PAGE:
By Any Other Name It's Still Sweetener
High fructose corn syrup has received plenty of attention these days from critics who warn it’s become pervasive in our diets.
Indeed, production and use of high fructose corn syrup has increased during the past three decades as it replaced more expensive sugar in food production. Food refiners make it by turning cornstarch into a sugary syrup. That syrup is then made into other syrups and added to sodas, candy, cereal, bread, dairy products and assorted processed foods.
That level of processing may alarm some, but nutrition experts suggest the recent focus on high fructose corn syrup may be misplaced. Rather, we should look at our overall dietary sugar intake.
“What does matter is that most Americans are consuming way more sugars than we recommend,” said Dr. Rachel Johnson, (retired) Bickford Professor of Nutrition at the University of Vermont in Burlington and a volunteer for the American Heart Association.
Too Much Sweet Stuff, Period
The American Heart Association recommends limiting intake of added sugar to 6 teaspoons for women and 9 teaspoons for men. For reference, one 12-ounce can of cola contains about 8 teaspoons of added sugar, for about 130 calories. Most American women should eat or drink no more than 100 calories per day from added sugars, and most American men should eat or drink no more than 150 calories per day form added sugars. Americans are consuming about 17 teaspoons of the sweet stuff each day. That is more than double the daily recommended amount for women and nearly double for men.
But high fructose corn syrup isn’t the only type of sugar contributing to our over consumption. Some sugars are assumed to be healthier than others, but added sugars like agave nectar, honey, maple syrup, coconut sugar, or date sugar have a similar effect on the body as other added sugars.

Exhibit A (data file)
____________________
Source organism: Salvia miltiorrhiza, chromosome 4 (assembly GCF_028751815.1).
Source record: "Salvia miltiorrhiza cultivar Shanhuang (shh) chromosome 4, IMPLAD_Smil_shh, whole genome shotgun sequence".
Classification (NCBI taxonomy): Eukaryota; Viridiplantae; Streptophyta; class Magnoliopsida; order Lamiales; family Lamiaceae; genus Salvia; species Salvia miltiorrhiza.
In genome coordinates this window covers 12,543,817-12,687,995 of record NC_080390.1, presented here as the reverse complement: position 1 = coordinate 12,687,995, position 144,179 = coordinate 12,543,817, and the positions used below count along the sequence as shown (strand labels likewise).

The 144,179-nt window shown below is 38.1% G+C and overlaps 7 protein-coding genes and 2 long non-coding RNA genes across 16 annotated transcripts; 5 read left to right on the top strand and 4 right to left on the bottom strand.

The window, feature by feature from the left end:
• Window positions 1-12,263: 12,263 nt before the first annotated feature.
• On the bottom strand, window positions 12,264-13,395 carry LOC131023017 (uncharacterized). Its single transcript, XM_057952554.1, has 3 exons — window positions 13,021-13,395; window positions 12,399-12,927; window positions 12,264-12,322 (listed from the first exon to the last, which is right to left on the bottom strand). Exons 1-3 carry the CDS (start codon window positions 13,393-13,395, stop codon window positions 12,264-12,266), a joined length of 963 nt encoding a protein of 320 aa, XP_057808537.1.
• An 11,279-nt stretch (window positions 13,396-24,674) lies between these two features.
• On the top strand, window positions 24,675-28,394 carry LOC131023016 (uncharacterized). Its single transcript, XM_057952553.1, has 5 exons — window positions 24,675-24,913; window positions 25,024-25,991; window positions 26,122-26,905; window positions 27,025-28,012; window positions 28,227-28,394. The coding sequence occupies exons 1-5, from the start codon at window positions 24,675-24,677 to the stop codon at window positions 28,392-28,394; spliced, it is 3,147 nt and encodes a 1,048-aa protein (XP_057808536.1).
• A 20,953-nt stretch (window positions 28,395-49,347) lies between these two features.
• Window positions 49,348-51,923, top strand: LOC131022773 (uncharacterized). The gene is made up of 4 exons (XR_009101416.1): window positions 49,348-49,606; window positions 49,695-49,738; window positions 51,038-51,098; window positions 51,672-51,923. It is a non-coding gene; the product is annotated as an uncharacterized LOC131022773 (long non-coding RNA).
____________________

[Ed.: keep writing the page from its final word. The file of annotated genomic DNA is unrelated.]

“Anything that ends in syrup or –ose, such as maltose or glucose, they’re all sugars,” Dr. Johnson said.
The American Heart Association does not distinguish between sources of added sugars, instead focusing on overall intake and how it affects heart health and other conditions such as diabetes.
“Sugars don’t cause diabetes,” Dr. Johnson said. “Overeating leads to being overweight and obesity, which are risk factors for diabetes.”
Tracking Added Sugars
Tracking your consumption of added sugars can be tricky, since packaged foods don’t list the number of teaspoons of sugar and some of us are getting our added sugar by spooning it onto our foods or into our beverages. Translating nutritional labels can take some number crunching.
Here are the important numbers to remember: There are 4 calories per gram of sugar and 4 grams per teaspoon. So if the label says it has 20 grams of sugar, that’s 5 teaspoons, or about 80 calories from sugar.
Scan the labels for all sources of sugar in processed foods and check the number of grams of added sugars in the nutrition labels. Some products are now using the updated Nutrition Facts label that provides added sugars information. If the product has an updated label, you can find the Added Sugars listed under Total Sugars.
Don’t be fooled by cane syrup or brown rice syrup found in many things marketed as “natural” foods such as granola or cereals, Dr. Johnson said. They also count as added sugars.
Not all sugar is added sugar. For example, sugars found in whole fruit or milk are naturally occurring. And you can easily avoid the added sugar in canned fruits by looking for those packaged in their own juices instead of syrup.
If you’re looking to satisfy your sweet tooth, there are plenty of delicious alternatives to sugar. For instance, you can always add spices such as cinnamon or nutmeg to your food. Fresh or dried fruit is a great topping on cereal and oatmeal. Or you can try replacing added sugars with a non-nutritive sweetener. There are lots of ways to combine sweet with smart!